In her book Bird by Bird: Some Instructions on Writing and Life, Anne Lamott says, “For some of us, books are as important as almost anything else on earth. What a miracle it is that out of these small, flat, rigid squares of paper unfolds world after world after world, worlds that sing to you, comfort and quiet or excite you. Books help us understand who we are and how we are to behave. They show us what community and friendship mean; they show us how to live and die.”


My hope is that this is what books become to you—as important as almost anything else on earth. This blog is about helping you find the miracle in these small, flat, rigid squares of paper while you are in middle school and beyond. Once you read alongside me, you are forever a member of my tribe of readers. No matter how you old you are, when you need to be reminded of the power of a good story, you will find me here, waiting to place one in your hands.

Friday, April 11, 2014

GRASSHOPPER JUNGLE by Andrew Smith



copyright date: February 2014
primarily marketed for: young adults (high school)

Reading Grasshopper Jungle by Andrew Smith felt like being let in on a secret. 

The flap copy had me completely baffled as to why I wanted to read a book about an unstoppable army of hungry, horny, giant praying mantis creatures.  However, after reading Winger, I was sure Smith’s writing would be brilliant, and the buzz amongst my social media connections was that the book kept people thinking long after they finished reading.  There was no way to know for myself other than to jump right in and start reading, to hear the secret firsthand.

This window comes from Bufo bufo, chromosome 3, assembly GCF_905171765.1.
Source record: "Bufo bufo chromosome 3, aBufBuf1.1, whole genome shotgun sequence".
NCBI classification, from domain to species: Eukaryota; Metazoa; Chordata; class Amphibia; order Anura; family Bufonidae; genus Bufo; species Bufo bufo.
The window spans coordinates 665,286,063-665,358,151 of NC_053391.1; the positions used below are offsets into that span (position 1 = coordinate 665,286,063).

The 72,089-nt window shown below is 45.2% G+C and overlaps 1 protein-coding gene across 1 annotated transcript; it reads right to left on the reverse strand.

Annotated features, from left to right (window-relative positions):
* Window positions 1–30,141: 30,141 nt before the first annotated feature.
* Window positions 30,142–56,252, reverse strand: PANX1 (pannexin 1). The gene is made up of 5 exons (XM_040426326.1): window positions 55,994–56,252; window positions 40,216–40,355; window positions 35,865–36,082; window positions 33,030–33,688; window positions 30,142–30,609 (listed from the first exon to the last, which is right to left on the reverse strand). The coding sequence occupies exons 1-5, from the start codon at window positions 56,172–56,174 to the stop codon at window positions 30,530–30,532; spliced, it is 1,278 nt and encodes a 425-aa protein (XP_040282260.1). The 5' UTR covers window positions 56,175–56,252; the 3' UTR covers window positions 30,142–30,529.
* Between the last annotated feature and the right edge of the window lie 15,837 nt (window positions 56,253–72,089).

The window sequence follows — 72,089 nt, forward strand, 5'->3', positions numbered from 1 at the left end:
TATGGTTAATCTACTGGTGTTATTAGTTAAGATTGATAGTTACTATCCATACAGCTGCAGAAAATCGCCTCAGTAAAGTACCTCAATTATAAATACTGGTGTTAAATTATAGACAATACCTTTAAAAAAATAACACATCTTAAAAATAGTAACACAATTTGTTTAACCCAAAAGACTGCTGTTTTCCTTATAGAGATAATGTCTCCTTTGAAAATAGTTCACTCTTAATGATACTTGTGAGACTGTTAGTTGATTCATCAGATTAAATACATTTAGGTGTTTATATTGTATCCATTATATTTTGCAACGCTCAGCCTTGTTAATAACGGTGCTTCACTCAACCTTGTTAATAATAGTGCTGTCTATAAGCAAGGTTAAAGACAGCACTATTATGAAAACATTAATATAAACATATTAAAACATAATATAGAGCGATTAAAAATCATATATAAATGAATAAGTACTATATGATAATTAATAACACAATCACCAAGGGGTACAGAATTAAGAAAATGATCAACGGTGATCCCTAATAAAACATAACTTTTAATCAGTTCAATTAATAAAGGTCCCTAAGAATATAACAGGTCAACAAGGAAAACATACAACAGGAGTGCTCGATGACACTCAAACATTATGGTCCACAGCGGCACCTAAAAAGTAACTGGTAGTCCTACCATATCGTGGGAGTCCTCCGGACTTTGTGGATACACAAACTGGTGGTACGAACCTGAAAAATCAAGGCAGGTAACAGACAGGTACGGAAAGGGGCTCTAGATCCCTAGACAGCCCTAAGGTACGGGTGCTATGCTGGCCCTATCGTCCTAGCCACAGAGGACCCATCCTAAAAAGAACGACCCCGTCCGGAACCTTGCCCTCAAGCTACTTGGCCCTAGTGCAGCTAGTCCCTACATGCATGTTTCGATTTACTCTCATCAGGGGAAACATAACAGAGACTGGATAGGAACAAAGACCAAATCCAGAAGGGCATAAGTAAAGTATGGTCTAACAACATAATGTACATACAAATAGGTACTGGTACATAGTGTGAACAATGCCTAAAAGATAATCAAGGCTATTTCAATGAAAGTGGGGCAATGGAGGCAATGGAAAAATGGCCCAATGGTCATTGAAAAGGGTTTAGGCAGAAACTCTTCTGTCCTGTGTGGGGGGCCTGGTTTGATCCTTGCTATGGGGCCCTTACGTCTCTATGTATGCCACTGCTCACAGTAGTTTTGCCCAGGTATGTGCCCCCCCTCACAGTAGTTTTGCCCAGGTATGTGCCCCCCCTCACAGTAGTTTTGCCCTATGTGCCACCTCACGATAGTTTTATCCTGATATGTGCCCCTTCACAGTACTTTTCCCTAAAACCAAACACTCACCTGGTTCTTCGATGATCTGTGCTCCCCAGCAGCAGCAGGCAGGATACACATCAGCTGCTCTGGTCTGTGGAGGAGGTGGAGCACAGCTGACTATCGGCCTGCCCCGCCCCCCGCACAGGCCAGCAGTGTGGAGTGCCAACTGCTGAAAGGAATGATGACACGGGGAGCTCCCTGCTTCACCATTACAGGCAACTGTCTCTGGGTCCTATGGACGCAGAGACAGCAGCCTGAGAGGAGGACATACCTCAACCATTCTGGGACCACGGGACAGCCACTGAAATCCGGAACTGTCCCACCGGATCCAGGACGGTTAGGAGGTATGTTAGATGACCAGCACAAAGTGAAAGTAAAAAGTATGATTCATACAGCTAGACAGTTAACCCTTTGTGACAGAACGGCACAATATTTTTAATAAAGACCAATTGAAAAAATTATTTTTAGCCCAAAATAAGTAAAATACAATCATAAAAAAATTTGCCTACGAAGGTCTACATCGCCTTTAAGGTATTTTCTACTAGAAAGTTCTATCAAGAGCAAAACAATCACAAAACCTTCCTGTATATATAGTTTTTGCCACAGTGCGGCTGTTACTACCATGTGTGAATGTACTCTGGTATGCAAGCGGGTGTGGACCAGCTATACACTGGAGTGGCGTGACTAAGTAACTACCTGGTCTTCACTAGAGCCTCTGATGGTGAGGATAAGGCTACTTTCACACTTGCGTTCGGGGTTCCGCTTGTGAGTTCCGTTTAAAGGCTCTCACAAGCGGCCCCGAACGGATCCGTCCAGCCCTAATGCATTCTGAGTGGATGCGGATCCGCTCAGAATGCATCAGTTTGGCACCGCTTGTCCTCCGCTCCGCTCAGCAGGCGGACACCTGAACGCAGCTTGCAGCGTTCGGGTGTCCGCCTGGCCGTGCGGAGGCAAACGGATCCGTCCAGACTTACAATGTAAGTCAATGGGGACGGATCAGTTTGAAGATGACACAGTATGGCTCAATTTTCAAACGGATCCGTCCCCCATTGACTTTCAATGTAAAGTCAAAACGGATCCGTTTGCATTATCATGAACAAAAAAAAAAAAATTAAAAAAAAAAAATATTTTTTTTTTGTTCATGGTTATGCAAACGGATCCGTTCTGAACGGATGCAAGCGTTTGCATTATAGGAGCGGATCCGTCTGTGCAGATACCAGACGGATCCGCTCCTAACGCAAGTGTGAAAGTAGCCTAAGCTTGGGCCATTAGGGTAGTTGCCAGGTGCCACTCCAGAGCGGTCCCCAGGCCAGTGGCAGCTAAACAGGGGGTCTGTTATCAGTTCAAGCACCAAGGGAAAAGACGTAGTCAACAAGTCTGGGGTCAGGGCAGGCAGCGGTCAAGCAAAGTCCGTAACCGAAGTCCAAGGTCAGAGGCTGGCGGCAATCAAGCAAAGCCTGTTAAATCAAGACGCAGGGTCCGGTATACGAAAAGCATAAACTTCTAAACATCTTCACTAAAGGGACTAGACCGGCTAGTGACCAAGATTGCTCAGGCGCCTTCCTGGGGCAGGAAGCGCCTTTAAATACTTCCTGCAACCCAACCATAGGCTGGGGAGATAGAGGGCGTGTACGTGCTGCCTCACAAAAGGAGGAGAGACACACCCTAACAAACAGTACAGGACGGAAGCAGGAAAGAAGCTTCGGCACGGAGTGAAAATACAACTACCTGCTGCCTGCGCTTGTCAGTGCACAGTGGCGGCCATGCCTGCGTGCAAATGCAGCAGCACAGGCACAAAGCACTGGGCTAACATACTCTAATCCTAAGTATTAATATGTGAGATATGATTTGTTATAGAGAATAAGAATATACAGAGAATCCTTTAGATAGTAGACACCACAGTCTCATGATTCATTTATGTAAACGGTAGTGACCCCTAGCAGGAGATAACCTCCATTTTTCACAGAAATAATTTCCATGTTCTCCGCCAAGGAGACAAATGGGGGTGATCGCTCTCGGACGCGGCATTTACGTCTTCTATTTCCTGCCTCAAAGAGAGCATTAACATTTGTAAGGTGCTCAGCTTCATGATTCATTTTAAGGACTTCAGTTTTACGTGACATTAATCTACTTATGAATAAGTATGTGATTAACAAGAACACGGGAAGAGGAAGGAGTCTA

From the very start I was equally shocked, amused, and charmed by Austin Szerba and his friend Robby Brees. They are pretty typical teenage boys living in a small town in Iowa.  Austin is struggling with typical teenage boy things, like confusion over his feelings for his girlfriend and his best friend, who both happen to be in love with him.  He is also dealing with family issues, including a depressed older brother who was recently injured in Afghanistan.  An additional challenge, or perhaps a means of coping with the challenges he faces, is his sense of connection to the men who came before Austin in the Szerba family history. 

All of these strands of Austin’s existence intertwine as a plague strain is accidentally released, causing humans who come into contact with it to turn into unstoppable hungry, horny, giant praying mantis creatures.

Although it is at this point that the story sort of becomes about it being up to Austin and Robby to save their town, their world, and themselves, Grasshopper Jungle is so much more than an epic battle between boys and beasts. 

The secret to this book is not in the story it tells, but rather the secret lies in how the story is told.  The secret is in the voice of Austin Szerba, in his history.  The secret is the lambent craft of Andrew Smith.

1 comment:

  1. Loving this book! My students watch me read it in class every day just to see my reaction and hear me read whatever it was that made me laugh (I'm not sure I could do the whole book as a read aloud!)

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